Slow Food Solano Awards School Garden Grants

(Vacaville, CA) Slow Food Solano has awarded a record $7,580 to support 28 school gardens in Solano County.

This is the tenth year that Slow Food Solano has awarded garden grants. The average grant is for $300. It allows teachers to buy seeds, plants, irrigation materials, shovels, gloves and other materials and supplies needed.

Teachers in elementary, middle and high schools across the County devote their time and effort to growing a garden. This year, 11 more grants were awarded than last year and 13 new applicants submitted applications.

Slow Food Solano Garden Grant Coordinator Carla Elvidge praised the commitment of the teachers who add the labor-intensive activity of growing a garden to their already challenging academic day.

She also thanked Mary Bourguignon, who has served as Slow Food’s grant coordinator for the first nine years of supporting school gardens, for her many years of service to develop and expand the program.

Awards were made to 9 programs in Vacaville, 12 in Vallejo, 4 in Benicia and 3 in Fairfield. The average award was for $300. An award was made to every applicant!

The Benicia grants were made to teachers at Joe Henderson Elementary School, Liberty High School, and two to Mary Farmar Elementary School (the main school and the kindergarten).

The Fairfield grants went to teachers at Suisun Valley Elementary School, Oakbrook Elementary School and Vanden High School.

The Vacaville grants were made to teachers at ACE Charter School, Alamo Elementary School, Browns Valley Elementary School, Buckingham Charter School, Cambridge Elementary School, the Child Start Inc-Head Start program, Cooper Elementary School, Edwin Markham Elementary School, and Orchard Elementary School.

Vallejo recipient schools included Annie Pennycook Elementary School, Everest Academy (middle school), Grace Patterson Elementary School, Highland Elementary School, John Finney High School, Lincoln Elementary School, Loma Vista Environmental Science Academy (both 3rd graders and the 4-8 grade youth leadership team), MIT Academy of Technology (high school), St. Patrick-St. Vincent High School, Steffan Manor Elementary School, and Vallejo Charter School (middle school).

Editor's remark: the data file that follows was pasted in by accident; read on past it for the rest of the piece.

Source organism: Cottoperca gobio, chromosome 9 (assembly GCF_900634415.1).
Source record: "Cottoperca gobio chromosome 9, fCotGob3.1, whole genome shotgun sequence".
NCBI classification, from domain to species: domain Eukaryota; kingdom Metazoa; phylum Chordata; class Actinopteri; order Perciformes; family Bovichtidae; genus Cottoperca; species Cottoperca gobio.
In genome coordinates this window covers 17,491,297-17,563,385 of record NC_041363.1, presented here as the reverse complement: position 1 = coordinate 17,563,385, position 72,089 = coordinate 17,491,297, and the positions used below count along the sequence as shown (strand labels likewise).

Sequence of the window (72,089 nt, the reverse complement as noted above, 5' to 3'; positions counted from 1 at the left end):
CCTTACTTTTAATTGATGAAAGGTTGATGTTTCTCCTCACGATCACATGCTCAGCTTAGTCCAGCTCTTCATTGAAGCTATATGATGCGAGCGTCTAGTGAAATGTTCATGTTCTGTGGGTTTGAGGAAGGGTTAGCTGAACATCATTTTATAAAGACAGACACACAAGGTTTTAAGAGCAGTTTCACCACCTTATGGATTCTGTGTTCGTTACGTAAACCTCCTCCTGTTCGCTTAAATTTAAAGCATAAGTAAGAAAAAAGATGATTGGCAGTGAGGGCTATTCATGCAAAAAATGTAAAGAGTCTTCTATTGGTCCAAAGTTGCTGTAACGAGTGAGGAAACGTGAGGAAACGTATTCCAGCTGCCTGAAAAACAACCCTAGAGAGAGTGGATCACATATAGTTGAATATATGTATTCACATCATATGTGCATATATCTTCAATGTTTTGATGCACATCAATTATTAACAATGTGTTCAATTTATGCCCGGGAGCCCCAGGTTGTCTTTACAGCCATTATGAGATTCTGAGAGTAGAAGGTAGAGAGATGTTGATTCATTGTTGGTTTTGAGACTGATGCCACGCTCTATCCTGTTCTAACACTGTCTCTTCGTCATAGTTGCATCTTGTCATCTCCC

Elvidge also thanked the school districts and the teacher unions’ leaders for getting the word out to teachers about the availability of these grants. “It has made a huge difference in the number of teacher who applied this year,” she says.

Each school has a unique project and a unique story to tell about their experience.

Grant recipients range from the 18-year old program at Alamo Elementary School in Vacaville to a brand new program at Highland Elementary School in Vallejo where second graders will plant and tend a seed in a cup. At Alamo, signs in the garden bar tell what food was grown and its health benefits. Curriculum lessons include life cycles of plants and insects.

The second graders at Highland will experience first-hand the life-cycle of a plant and will learn about growing nutritious food and accepting responsibility.

At John Finney High School in Vallejo, students in an after-school program called “the Change” maintain the garden. They have a focus on charity and donate many of the vegetables they grow to provide hot meals for the homeless once a week. They, like a few of the other schools, have a Good Agricultural Practice (GAP) program certified by Solano County.

The teacher at Oakbrook Elementary School in Fairfield, which has also had a garden for many years, reported, “We are grateful for the continued support of Slow Food Solano as our educational environment has become increasingly technological.”

At Mary Farmar Elementary in Benicia, class visits to the garden enhance curriculum, such as studying plant cells and the geosphere, math (percents), planting root vegetables for Borscht soup (history of Fort Ross and Russian immigrants).

Slow Food Solano is a local chapter of the non-profit Slow Food USA, whose goal is to help create and sustain a food system that is good, clean and fair. All money raised goes to support the School grant program. Individuals wishing to support school gardens with a tax-deductible contribution may donate online at

Carla Elvidge, Slow Food Solano Garden Grant Coordinator

Marilyn Farley, Slow Food Solano Garden Grant Assistant


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